I've made my health a bit of a project for the last 10 months. As I round the corner towards the one year mark of some serious physical failure/total falling apart, I can look back and reflect on all the different milestones, cities, and specialists that I have come across during this journey. It has been one of the best years of my life, and it had also been the most physically difficult year of my life. I don't think change is easy for anyone. Some of us are just a little better at riding the waves as they come to shore. Life was incredibly hard for the last five years. I was ready for 2016 to come in and usher in a lot of change, all of it positive. I was in the most stable, sane, and emotionally rewarding relationship of my life. I had just landed an incredible job at an exciting foreign start up. I had a better home and friends than ever before in my adult life. I was ready to not look back.
One time when I was about six, we took a family trip to the ocean on the coast of Washington. We went with a family whose two kids grew up with me and my brother, our stair stepping ages making for the perfect blend of fun, fear, and familiarity that lifelong childhood bonds are steeped in. Those two were like our other siblings. On the last day of this post Christmas trip, we were on the beach climbing and building a sea fort on one of the massive driftwood trees that can only be believed if seen in real life.
The entire trip, my dad had repeated the same mantra over and over and over again:
"Don't turn your back on the ocean."
He warned us of riptide, pointed to the red and white signs along the shore of a swimming stick man, and told us horror stories of children getting lost at sea. It took a few days, but his unwavering conviction made the message stick. The ocean could be dangerous.
That last foggy morning we were gathering sticks and kelp bulbs, shells and other less natural debris to decorate our found fort. We were enthralled in our made up game, lost in play in that mesmerizing way only kids seem to be capable of. We were safe on the shore of our seaside world.
Out of nowhere, a wave of water flooded around the tree. I had been on the sand, and somehow managed to see it coming. I ran and scrambled up to the tree, the heightest branches of which our two friends had already scrambled up to. Our parents were up there as well, and for a split second I was almost certain we all were. Until I looked down and realized my brother was still on the sand, arms outstretched as water began to swirl around his waist.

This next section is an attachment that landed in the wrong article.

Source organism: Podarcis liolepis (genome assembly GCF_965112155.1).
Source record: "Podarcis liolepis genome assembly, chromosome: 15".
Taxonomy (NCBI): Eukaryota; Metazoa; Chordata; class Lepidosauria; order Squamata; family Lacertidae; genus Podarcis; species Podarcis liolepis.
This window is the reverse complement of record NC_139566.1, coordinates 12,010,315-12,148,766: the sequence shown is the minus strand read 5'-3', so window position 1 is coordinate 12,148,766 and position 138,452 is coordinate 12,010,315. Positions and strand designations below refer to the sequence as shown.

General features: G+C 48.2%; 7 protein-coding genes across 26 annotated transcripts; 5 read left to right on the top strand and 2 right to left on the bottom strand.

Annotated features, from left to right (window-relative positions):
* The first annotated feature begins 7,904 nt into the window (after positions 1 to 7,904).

I reached my hand towards him, as did others. Even now, the memory is a blur, and I'm not sure if it was my Dad or another parent who grabbed his hands and held tight. I know for certain it wasn't my Mom, because she snapped a photo of that very moment. Corbin's face twisted in absolute terror, arms reaching towards an adult. It's a snapshot we still have, and the memory is both the center piece and punch line to a family story we've told for years since.
I do distinctly remember the moment my brain switched from panic to relief. I don't know if it was something in my Dad's voice or watching the water recede. I just know that at some point I realized that my brother wasn't going to be swept off.
But that was all it took. My Dad's words stuck, and every year after that I would repeat the mantra to myself when we returned to the coast. I even was able to teach them to my own son in December of 2014, when I brought him to the coast for the first time as a single mother. My whole family was around me to echo the words for him.
"Don't turn your back on the ocean."
I've periodically forgotten those words throughout my life, and each time I've paid dearly. Each time I've managed to make it out of the water, although sometimes just barely. Each time I've walked away with a new scar or story that has fundamentally shifted and shaped who I am.
The first lesson managed to last just a bit longer than a decade, all until the day I showed up knocking on the door of adulthood. I was 17 and diving face first into my first year of college. I already had an over 21 boyfriend and had just managed to secure my very own studio apartment that I was going to share with another student for a whopping $425 each a month. This was due to a university wide housing shortage and suddenly made me popular in a brand new group of friends. Needless to say, I felt very grown up. Seeing as how I lived a life with no grown ups around, my place quickly became the #1 location to smoke and drink whatever you wanted until all hours of the night because no one could get us in trouble (sorry, Mom).